Visit Santa Barbara recognizes businesses, employees for their sanitation and health efforts
During the COVID-19 pandemic, positive news is always welcome.
And Visit Santa Barbara has gotten involved in positivity with its Hospitality Heroes Award program.
The program, a weekly award that started on July 13 and will be ending Aug. 10, was created to recognize hospitality business employees, and sometimes the businesses themselves, around Santa Barbara for their successful implementation of safety protocols during the pandemic.
“Protecting the health and safety of our community and our visitors is our top priority. We wanted to acknowledge local hospitality workers that are going above and beyond to promote and implement responsible programs and practices among their co-workers, customers and the community,” Kathy Janega-Dykes, CEO/president of Visit Santa Barbara, told the News-Press via email.
“Many local businesses and their employees have invested a lot of time and energy to modify their operations and implement safety protocols. We want to recognize some of them.”
Weekly winners receive a certificate of recognition, a $100 gift card and are put in a drawing to win the grand prize at the end of the program — a Santa Barbara staycation at a local resort.
Past winners include sanitation captain Luis Garcia from Acme Hospitality, general manager Kacey House from Acme Hospitality, mask maker Pamme Mikelson from the Goleta Valley Historical Society, the Santa Barbara Botanic Garden’s fully redesigned trail system and Paseo Nuevo for its efforts to keep all stakeholders safe.
“The past four weeks, all winners have been extremely gracious and modest after being informed of their awards,” Ms. Janega-Dykes said.
“These heroes are individuals and businesses that don’t do this for recognition, but we are thankful that we can play a small part in expressing our gratitude to them.”
The mission of Visit Santa Barbara is to inspire overnight travel to the Santa Barbara South Coast to enhance the community’s economy and quality of life.
On a normal year, annual spending by travelers to the South Coast totals more than $1.9 billion, supporting more than 13,000 jobs and generating more than $56 million in yearly tax revenue
However, due to the current pandemic, travel and tourism has taken quite an impact and, according to Ms. Janega-Dykes, hotel occupancy is down 30% from this time last year.
“The coronavirus has severely impacted South Coast hospitality businesses and attractions, resulting in layoffs, furloughs and massive financial losses, as well as permanent business closures, throughout the region,” she said.
She also noted efforts by hospitality businesses and their employees to ensure everyone’s safety.
“Our workers play a vital role in helping to communicate and carry out standards that protect the health and safety of our community, workforce and visitors. In this time when COVID-19 has created many challenges, thousands of local workers are performing small and large acts of everyday heroism,” Ms. Janega-Dykes said.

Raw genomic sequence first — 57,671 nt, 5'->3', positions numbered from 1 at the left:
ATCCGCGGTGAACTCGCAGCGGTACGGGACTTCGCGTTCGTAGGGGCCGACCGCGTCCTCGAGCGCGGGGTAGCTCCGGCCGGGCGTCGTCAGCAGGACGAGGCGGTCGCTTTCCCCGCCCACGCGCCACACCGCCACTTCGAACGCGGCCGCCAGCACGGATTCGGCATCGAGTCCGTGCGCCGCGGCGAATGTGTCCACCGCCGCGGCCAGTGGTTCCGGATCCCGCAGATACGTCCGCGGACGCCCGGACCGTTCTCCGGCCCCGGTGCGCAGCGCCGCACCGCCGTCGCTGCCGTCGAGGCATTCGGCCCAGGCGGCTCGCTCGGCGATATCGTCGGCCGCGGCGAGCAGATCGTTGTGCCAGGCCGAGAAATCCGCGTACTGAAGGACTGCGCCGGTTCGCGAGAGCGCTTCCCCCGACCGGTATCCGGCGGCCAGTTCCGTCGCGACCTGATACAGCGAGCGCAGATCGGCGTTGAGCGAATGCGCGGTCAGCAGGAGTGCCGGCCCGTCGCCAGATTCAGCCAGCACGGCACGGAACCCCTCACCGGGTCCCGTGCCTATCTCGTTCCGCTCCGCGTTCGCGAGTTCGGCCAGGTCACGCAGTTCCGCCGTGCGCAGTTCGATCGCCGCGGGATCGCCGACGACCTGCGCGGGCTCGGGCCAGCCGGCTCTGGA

“Whether on the frontlines as they politely interact with customers, or behind the scenes as they ensure rooms are safely sanitized or dream up new programs, there are countless examples of workers who are doing the right thing to keep everyone safe.”
During this time Visit Santa Barbara is doing everything it can to also inform travelers. The nonprofit has been encouraging safe and healthy travel through its website, santabarbaraca.com, and its social media.
The website also contains a healthy traveler guide with tips and itineraries for outdoor dining and socially distant excursions.
Visit SB is also constantly working with local businesses and their employees to make sure everyone is staying safe and making creative solutions as everyone is learning to adapt to the new normal COVID-19 has brought us.
“Hospitality businesses are extremely hard working and passionate, they care greatly for their staff and customers and, from what we’ve seen, are doing everything they can to make their establishment a safe and healthy one. We see, time and time again, countless examples of business owners, employees, and guests, both on the frontlines and behind the scenes, really stepping up and coming together,” Ms. Janega-Dykes said.
And, while revenue is down, there are still some glimmers of hope. Just this week, hotel occupancy is up 5% from the week before.
Additionally, while people are seeing that life will not just return to normal anytime soon, they are also pivoting to doing more outdoor activities that are away from other people as to not spread the virus.
Still, what keeps Ms. Janega-Dykes optimistic is the toughness this city has shown in the past to bounce back.
“If there is anything we have learned from these past few years, it’s that Santa Barbara is resilient,” Ms. Janega-Dykes said.
“We are also in a good position for recovery. We have wide open spaces, a beautiful waterfront, wonderful nature opportunities and businesses that know how to adapt. Our goal is to stimulate the return of responsible, overnight visitors as much as we can and support our hard-hit businesses, realizing that in the near term, it’s unlikely our hotels will see a return on par with last year’s occupancy levels.
“At the same time, we’ll continue to closely monitor conditions on the ground and continue to be a good partner to our health officials and the community at large.”